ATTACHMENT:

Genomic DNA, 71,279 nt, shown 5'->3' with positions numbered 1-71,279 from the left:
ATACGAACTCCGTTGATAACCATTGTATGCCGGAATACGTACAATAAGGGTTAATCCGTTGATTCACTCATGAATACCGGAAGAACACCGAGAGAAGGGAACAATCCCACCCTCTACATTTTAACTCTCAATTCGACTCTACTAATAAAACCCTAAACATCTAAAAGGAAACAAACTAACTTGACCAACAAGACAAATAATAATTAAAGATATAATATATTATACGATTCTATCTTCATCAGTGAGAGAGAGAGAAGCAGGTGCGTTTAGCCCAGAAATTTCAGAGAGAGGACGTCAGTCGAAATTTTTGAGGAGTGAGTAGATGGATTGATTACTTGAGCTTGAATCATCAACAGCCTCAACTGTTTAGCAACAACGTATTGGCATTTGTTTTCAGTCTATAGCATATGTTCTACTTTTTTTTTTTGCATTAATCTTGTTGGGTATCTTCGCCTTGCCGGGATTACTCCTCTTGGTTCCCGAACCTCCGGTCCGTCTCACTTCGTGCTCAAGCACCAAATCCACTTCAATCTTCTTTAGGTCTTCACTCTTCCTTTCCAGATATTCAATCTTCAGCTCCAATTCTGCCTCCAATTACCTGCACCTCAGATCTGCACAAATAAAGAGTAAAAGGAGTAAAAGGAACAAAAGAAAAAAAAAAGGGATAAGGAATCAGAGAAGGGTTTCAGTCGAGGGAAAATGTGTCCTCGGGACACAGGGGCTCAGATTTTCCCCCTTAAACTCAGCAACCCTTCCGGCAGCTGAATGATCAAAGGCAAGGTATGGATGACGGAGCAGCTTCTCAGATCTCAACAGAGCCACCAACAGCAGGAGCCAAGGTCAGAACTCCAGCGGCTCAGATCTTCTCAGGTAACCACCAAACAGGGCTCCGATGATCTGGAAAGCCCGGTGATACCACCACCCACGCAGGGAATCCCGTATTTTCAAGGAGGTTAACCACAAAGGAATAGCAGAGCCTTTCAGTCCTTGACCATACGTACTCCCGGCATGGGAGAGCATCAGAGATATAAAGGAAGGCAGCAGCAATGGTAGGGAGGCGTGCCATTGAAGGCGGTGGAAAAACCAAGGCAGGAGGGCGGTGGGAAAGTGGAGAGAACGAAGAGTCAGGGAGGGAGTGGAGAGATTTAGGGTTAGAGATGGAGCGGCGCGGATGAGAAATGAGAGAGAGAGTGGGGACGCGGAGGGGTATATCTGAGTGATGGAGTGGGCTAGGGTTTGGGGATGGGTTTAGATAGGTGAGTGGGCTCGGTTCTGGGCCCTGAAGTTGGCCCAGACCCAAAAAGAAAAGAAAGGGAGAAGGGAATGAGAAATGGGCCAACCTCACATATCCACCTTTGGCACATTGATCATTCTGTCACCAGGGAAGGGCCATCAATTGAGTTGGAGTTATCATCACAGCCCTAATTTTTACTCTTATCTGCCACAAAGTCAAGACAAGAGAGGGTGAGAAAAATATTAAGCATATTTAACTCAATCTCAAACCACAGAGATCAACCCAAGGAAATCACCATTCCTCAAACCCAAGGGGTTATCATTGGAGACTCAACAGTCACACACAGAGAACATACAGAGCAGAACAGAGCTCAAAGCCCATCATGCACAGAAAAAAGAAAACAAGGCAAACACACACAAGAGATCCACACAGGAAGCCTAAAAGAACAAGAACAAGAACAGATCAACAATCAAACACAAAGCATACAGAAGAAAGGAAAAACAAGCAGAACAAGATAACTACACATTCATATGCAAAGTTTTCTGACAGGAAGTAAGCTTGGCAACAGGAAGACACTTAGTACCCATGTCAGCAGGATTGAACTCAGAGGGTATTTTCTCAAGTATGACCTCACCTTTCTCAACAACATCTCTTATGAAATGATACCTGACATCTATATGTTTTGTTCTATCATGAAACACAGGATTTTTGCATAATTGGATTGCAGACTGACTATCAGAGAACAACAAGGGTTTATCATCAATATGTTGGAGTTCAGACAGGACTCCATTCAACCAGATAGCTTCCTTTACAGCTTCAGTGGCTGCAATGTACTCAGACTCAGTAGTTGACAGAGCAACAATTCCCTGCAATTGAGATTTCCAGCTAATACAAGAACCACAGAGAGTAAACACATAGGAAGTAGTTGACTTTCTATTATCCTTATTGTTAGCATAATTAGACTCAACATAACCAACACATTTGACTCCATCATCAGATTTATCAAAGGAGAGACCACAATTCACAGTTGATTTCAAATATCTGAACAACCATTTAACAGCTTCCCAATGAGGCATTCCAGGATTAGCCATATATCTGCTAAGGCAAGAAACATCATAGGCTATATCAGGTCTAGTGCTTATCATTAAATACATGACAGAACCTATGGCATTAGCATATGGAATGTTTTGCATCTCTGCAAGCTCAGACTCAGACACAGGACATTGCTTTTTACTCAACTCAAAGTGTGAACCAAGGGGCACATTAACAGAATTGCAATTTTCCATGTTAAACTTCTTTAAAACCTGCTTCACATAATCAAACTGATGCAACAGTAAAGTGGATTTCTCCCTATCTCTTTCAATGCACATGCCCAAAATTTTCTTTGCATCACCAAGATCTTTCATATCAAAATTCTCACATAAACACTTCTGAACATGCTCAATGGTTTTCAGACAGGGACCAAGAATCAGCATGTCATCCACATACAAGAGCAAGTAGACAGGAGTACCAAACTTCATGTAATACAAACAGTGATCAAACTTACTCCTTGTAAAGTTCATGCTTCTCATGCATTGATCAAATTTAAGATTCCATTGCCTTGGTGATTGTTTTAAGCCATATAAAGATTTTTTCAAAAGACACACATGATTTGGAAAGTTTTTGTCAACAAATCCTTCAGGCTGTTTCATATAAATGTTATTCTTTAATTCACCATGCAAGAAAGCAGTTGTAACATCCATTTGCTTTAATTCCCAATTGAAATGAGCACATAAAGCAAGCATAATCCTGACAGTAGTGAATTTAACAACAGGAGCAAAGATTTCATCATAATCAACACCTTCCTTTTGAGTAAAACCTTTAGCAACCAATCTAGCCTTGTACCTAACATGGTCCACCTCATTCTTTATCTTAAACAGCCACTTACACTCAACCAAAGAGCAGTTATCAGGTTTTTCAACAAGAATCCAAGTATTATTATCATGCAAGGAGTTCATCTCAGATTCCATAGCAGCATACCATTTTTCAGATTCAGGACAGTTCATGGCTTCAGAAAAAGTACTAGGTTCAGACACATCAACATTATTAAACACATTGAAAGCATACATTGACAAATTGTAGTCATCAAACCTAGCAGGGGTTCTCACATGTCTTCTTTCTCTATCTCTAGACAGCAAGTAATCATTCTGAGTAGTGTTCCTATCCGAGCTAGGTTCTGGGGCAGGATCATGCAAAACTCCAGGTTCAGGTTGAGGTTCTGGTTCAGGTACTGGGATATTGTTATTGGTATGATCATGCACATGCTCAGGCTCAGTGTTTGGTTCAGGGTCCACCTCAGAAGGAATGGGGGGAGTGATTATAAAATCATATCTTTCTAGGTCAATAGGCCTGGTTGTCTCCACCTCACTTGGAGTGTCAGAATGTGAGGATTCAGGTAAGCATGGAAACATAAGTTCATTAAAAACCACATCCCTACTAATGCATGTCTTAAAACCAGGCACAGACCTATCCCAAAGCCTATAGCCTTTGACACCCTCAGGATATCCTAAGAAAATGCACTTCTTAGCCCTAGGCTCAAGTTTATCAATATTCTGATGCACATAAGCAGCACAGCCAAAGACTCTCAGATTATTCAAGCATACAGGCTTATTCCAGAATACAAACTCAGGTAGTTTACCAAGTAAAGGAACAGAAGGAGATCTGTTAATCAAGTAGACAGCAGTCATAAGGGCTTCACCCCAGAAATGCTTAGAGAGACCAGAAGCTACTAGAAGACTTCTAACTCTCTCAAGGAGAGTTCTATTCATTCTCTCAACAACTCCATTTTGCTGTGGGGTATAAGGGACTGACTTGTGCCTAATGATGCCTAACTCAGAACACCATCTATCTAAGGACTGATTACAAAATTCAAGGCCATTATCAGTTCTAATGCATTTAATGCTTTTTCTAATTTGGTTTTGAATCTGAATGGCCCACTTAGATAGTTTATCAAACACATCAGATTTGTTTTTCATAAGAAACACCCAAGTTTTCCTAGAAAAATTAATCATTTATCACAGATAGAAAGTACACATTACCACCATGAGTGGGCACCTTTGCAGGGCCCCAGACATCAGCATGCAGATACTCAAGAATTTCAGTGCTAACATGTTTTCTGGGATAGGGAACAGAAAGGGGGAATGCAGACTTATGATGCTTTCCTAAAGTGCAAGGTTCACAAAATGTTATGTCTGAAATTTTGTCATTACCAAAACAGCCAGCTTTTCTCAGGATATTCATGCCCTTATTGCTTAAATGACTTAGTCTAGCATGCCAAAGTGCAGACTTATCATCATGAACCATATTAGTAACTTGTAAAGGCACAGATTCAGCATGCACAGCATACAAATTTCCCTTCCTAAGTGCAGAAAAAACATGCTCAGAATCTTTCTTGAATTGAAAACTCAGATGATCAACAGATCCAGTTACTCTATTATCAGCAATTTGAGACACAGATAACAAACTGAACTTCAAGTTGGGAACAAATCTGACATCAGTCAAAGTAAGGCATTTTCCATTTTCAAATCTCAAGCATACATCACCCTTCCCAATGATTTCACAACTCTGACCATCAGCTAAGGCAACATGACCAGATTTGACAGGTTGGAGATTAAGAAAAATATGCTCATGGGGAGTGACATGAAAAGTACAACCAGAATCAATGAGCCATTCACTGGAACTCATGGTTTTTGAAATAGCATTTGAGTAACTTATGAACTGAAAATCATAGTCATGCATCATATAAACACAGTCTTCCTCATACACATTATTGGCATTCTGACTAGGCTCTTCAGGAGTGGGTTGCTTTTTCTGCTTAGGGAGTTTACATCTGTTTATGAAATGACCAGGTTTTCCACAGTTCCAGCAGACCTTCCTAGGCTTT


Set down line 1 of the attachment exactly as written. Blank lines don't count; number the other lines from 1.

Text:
Genomic DNA, 71,279 nt, shown 5'->3' with positions numbered 1-71,279 from the left: